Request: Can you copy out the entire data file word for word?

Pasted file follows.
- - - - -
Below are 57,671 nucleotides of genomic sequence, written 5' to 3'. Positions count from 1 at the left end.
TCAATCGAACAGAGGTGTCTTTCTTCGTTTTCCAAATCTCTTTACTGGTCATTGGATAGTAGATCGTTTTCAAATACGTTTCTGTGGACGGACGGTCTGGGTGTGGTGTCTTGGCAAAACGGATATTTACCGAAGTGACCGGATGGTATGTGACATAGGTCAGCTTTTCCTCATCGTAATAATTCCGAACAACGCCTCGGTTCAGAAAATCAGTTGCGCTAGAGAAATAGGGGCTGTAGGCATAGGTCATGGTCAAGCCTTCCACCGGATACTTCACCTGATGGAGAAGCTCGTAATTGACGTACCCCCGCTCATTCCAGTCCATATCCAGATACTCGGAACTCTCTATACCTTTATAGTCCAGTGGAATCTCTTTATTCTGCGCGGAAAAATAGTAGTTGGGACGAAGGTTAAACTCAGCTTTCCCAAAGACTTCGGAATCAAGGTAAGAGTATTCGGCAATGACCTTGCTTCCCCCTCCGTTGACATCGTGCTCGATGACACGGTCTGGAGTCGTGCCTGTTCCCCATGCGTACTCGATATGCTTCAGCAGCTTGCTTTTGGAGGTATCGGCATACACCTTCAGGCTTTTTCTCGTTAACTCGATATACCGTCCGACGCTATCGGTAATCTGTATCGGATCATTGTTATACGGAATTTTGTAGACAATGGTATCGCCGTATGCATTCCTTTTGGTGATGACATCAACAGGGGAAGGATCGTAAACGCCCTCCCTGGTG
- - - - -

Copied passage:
Below are 57,671 nucleotides of genomic sequence, written 5' to 3'. Positions count from 1 at the left end.
TCAATCGAACAGAGGTGTCTTTCTTCGTTTTCCAAATCTCTTTACTGGTCATTGGATAGTAGATCGTTTTCAAATACGTTTCTGTGGACGGACGGTCTGGGTGTGGTGTCTTGGCAAAACGGATATTTACCGAAGTGACCGGATGGTATGTGACATAGGTCAGCTTTTCCTCATCGTAATAATTCCGAACAACGCCTCGGTTCAGAAAATCAGTTGCGCTAGAGAAATAGGGGCTGTAGGCATAGGTCATGGTCAAGCCTTCCACCGGATACTTCACCTGATGGAGAAGCTCGTAATTGACGTACCCCCGCTCATTCCAGTCCATATCCAGATACTCGGAACTCTCTATACCTTTATAGTCCAGTGGAATCTCTTTATTCTGCGCGGAAAAATAGTAGTTGGGACGAAGGTTAAACTCAGCTTTCCCAAAGACTTCGGAATCAAGGTAAGAGTATTCGGCAATGACCTTGCTTCCCCCTCCGTTGACATCGTGCTCGATGACACGGTCTGGAGTCGTGCCTGTTCCCCATGCGTACTCGATATGCTTCAGCAGCTTGCTTTTGGAGGTATCGGCATACACCTTCAGGCTTTTTCTCGTTAACTCGATATACCGTCCGACGCTATCGGTAATCTGTATCGGATCATTGTTATACGGAATTTTGTAGACAATGGTATCGCCGTATGCATTCCTTTTGGTGATGACATCAACAGGGGAAGGATCGTAAACGCCCTCCCTGGTG